Kay: I think just continue to add choice into the marketplace. It’s the commitment to R&D that’s going to deliver that.
I think also maintaining our ongoing dialogue and discussions about what some of those future needs are, so we are headed in the right direction are some of the key areas for us.
What do you think the biggest change will be that consumers will see in the next five years?
Collins: We think about healthier oils, we know that some of the products we have out there, like Plenish and some of the partnerships we have with a number of the grain processing folks, that there is quite a bit of interest in demand for oils that are healthier and can eliminate hydrogenation and can support a heart healthy regime.
I think taste and flavor is another area. I certainly think shelf life and longevity is a big piece, and I think we absolutely have to attack the more sustainable side of it, so a consumer feels good about the products they are buying and they feel like they are investing in the health of the planet going forward.
Rowe: I think there’s also a big opportunity to create more systems agriculture. What I mean by that is thinking about cover crops and other crops that might be complementary to traditional ag crops and looking at how we can continue to enhance yield and improve the environment.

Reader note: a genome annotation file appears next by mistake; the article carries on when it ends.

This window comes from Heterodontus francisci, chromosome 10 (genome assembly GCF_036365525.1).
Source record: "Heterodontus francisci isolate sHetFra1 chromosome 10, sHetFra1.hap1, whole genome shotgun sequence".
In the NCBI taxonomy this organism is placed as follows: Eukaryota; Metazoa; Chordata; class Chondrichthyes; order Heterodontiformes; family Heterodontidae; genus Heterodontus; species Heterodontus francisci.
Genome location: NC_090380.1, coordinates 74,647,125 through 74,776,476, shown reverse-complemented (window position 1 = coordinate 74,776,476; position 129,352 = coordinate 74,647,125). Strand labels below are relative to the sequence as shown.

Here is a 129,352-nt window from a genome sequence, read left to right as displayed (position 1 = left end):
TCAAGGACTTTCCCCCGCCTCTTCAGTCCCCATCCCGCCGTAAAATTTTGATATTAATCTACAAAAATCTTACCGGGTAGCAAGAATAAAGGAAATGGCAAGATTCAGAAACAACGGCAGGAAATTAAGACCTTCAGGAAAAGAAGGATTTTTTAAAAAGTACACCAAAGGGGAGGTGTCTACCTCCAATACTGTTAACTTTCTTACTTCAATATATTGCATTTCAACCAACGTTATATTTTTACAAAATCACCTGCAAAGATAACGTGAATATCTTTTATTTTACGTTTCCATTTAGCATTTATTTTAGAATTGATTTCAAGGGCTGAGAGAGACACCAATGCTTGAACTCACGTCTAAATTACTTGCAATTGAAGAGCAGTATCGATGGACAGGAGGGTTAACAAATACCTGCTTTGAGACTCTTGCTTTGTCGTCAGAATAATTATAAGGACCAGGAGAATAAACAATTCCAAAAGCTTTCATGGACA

Safarian: I think it goes back to how do we tell that story in a meaningful way because I do think it will resonate with consumers. That’s exactly what they want to know, and that is probably our best first play because we have a lot of those stories now. I think we can have some really quick wins when we do that.
Jeannine Otto can be reached at 815-223-2558, ext. 211, or firstname.lastname@example.org. Follow her on Twitter at: @AgNews_Otto.